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Lee and Monday Calculate Costs of Financial Aid

Lee and Monday

Financing college in the United States is difficult to navigate, but the effects of the process on enrollment have rarely been quantified. IHE graduate Dr. Jason C. Lee and current doctoral student Alex Monday co-authored a research article that explores how financial aid verification on federal funding quantifiably affects enrollment. The article, “Estimating the Effects of Financial Aid Verification on College Enrollment,” was published in Education Evaluation and Policy Analysis.

The authors find that first-generation, low-income, and minority students of Tennessee are most negatively affected by the financial aid and verification processes. This is because they often lack resources and time to follow through on the paperwork, leading to “verification melt,” or when incomplete verification prevents the students from receiving financial aid.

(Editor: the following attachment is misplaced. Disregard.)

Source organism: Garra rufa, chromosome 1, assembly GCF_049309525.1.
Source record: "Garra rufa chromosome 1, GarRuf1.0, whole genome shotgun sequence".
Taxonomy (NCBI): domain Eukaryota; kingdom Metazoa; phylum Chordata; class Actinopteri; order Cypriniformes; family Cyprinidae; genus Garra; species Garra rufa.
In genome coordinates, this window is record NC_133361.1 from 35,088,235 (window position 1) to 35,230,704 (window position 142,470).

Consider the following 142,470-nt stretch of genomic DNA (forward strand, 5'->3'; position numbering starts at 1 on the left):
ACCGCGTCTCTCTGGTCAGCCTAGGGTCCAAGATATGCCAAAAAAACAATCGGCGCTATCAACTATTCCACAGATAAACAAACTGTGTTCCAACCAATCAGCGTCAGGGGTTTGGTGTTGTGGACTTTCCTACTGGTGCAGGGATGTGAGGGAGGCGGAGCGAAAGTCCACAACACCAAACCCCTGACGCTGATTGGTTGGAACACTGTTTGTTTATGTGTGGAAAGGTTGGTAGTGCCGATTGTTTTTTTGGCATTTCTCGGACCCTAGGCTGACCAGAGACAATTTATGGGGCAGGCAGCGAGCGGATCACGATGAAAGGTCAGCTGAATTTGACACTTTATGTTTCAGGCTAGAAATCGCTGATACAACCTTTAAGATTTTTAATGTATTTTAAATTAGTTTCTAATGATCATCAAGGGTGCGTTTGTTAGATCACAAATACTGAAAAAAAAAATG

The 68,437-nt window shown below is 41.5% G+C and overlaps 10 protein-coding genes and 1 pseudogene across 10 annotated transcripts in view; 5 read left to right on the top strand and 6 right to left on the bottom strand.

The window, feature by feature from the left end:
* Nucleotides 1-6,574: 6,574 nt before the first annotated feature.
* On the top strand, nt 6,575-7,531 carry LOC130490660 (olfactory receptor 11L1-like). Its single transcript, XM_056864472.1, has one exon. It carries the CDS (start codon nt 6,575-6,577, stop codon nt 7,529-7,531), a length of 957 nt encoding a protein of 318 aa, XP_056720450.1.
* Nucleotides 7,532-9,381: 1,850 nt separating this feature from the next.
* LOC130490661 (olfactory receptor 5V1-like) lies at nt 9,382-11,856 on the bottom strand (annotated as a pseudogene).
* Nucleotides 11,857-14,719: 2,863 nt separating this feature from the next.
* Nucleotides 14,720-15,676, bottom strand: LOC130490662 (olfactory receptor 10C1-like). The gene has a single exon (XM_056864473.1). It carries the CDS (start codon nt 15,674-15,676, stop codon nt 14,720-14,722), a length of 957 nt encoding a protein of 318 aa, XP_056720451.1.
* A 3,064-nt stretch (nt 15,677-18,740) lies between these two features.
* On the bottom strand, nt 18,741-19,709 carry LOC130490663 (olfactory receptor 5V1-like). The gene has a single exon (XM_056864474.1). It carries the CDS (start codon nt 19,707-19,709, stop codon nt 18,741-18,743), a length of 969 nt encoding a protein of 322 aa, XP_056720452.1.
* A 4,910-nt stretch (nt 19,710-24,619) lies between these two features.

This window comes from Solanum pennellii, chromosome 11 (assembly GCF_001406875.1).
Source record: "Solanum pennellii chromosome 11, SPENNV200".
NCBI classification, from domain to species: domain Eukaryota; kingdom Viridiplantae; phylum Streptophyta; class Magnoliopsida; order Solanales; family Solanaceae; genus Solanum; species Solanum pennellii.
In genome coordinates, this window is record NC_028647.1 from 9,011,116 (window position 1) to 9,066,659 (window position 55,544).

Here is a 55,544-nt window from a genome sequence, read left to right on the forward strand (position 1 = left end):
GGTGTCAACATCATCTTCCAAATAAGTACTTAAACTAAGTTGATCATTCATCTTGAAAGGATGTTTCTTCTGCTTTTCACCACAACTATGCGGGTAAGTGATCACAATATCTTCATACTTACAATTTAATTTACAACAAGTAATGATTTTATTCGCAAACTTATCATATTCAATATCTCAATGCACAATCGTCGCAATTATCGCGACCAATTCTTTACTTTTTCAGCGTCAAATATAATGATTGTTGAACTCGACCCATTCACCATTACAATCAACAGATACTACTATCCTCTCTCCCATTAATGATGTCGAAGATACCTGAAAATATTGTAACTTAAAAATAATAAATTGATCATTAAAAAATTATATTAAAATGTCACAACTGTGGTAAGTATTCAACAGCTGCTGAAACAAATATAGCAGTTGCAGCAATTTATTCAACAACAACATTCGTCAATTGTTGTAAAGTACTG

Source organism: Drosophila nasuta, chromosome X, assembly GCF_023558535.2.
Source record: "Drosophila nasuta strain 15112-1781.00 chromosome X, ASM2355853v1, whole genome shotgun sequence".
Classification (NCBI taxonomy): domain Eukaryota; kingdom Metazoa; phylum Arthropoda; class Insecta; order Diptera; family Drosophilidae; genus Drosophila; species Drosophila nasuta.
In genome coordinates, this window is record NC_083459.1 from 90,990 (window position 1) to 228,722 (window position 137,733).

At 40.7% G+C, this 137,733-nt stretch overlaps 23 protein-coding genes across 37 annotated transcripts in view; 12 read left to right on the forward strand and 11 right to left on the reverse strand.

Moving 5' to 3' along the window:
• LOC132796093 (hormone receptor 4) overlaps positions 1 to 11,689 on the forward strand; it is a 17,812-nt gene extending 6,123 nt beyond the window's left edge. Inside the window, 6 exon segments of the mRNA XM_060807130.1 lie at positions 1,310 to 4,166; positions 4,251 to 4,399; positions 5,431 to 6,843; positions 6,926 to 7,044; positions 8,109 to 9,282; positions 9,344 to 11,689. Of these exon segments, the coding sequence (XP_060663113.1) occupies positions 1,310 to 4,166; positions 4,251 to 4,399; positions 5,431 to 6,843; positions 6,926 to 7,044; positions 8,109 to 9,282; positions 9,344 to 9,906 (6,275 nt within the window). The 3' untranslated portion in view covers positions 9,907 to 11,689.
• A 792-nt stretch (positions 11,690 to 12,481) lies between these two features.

From a policy perspective, the researchers suggest creating additional assistance measures and “targeted interventions” for students who are at risk for verification melt. In addition, later applicants have lower enrollment due to closer due dates, so FAFSA could also redistribute resources based on the timeline of application.

While verification is important to confirm that taxpayer money is going to students genuinely in need, the process deters enrollment and disproportionately affects minority students. The authors suggest that “the [verification] process can continue to be redesigned to protect against fraud while minimizing harm to selected students.”

Read the article here:

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PhD, 2017
Doctoral Student

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